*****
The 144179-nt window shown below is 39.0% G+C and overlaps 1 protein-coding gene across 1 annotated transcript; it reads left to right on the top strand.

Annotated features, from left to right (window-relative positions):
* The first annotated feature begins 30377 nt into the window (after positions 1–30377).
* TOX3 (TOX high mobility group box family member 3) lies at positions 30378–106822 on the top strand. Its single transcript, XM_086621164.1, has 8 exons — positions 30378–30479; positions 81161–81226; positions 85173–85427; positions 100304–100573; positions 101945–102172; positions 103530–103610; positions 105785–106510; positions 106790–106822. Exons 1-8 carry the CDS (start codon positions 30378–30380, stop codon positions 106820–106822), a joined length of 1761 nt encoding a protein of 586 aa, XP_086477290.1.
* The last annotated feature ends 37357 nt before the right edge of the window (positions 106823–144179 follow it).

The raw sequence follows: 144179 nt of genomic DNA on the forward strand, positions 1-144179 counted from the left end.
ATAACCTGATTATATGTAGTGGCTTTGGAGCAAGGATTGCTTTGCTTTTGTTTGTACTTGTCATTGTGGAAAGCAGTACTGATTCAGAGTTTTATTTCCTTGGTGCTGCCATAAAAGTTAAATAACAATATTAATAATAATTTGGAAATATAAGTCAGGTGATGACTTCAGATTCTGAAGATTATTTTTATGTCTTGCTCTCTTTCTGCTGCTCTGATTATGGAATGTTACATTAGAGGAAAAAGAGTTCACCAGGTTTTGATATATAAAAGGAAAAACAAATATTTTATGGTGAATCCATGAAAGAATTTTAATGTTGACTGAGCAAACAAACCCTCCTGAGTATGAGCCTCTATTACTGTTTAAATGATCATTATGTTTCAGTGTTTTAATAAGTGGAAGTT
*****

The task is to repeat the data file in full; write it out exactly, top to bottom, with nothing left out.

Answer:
The 144179-nt window shown below is 39.0% G+C and overlaps 1 protein-coding gene across 1 annotated transcript; it reads left to right on the top strand.

Annotated features, from left to right (window-relative positions):
* The first annotated feature begins 30377 nt into the window (after positions 1–30377).
* TOX3 (TOX high mobility group box family member 3) lies at positions 30378–106822 on the top strand. Its single transcript, XM_086621164.1, has 8 exons — positions 30378–30479; positions 81161–81226; positions 85173–85427; positions 100304–100573; positions 101945–102172; positions 103530–103610; positions 105785–106510; positions 106790–106822. Exons 1-8 carry the CDS (start codon positions 30378–30380, stop codon positions 106820–106822), a joined length of 1761 nt encoding a protein of 586 aa, XP_086477290.1.
* The last annotated feature ends 37357 nt before the right edge of the window (positions 106823–144179 follow it).

The raw sequence follows: 144179 nt of genomic DNA on the forward strand, positions 1-144179 counted from the left end.
ATAACCTGATTATATGTAGTGGCTTTGGAGCAAGGATTGCTTTGCTTTTGTTTGTACTTGTCATTGTGGAAAGCAGTACTGATTCAGAGTTTTATTTCCTTGGTGCTGCCATAAAAGTTAAATAACAATATTAATAATAATTTGGAAATATAAGTCAGGTGATGACTTCAGATTCTGAAGATTATTTTTATGTCTTGCTCTCTTTCTGCTGCTCTGATTATGGAATGTTACATTAGAGGAAAAAGAGTTCACCAGGTTTTGATATATAAAAGGAAAAACAAATATTTTATGGTGAATCCATGAAAGAATTTTAATGTTGACTGAGCAAACAAACCCTCCTGAGTATGAGCCTCTATTACTGTTTAAATGATCATTATGTTTCAGTGTTTTAATAAGTGGAAGTT